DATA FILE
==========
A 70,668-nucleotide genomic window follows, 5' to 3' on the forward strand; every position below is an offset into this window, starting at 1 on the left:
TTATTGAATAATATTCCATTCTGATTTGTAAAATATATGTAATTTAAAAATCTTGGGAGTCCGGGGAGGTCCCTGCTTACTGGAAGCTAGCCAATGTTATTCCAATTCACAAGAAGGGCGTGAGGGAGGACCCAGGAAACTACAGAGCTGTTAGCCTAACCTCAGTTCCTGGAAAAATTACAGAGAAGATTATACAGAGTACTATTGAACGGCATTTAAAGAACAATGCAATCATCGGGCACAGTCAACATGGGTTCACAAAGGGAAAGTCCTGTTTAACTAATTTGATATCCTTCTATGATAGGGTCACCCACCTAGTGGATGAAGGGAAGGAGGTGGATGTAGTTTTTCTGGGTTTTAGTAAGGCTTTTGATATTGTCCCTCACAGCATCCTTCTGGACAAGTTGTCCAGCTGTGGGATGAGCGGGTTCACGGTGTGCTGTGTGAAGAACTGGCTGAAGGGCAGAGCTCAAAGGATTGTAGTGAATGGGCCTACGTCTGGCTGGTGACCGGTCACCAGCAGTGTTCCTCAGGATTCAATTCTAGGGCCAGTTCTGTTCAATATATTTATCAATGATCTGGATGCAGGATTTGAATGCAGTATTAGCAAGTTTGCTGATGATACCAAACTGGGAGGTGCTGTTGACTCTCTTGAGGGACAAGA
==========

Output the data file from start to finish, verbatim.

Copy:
A 70,668-nucleotide genomic window follows, 5' to 3' on the forward strand; every position below is an offset into this window, starting at 1 on the left:
TTATTGAATAATATTCCATTCTGATTTGTAAAATATATGTAATTTAAAAATCTTGGGAGTCCGGGGAGGTCCCTGCTTACTGGAAGCTAGCCAATGTTATTCCAATTCACAAGAAGGGCGTGAGGGAGGACCCAGGAAACTACAGAGCTGTTAGCCTAACCTCAGTTCCTGGAAAAATTACAGAGAAGATTATACAGAGTACTATTGAACGGCATTTAAAGAACAATGCAATCATCGGGCACAGTCAACATGGGTTCACAAAGGGAAAGTCCTGTTTAACTAATTTGATATCCTTCTATGATAGGGTCACCCACCTAGTGGATGAAGGGAAGGAGGTGGATGTAGTTTTTCTGGGTTTTAGTAAGGCTTTTGATATTGTCCCTCACAGCATCCTTCTGGACAAGTTGTCCAGCTGTGGGATGAGCGGGTTCACGGTGTGCTGTGTGAAGAACTGGCTGAAGGGCAGAGCTCAAAGGATTGTAGTGAATGGGCCTACGTCTGGCTGGTGACCGGTCACCAGCAGTGTTCCTCAGGATTCAATTCTAGGGCCAGTTCTGTTCAATATATTTATCAATGATCTGGATGCAGGATTTGAATGCAGTATTAGCAAGTTTGCTGATGATACCAAACTGGGAGGTGCTGTTGACTCTCTTGAGGGACAAGA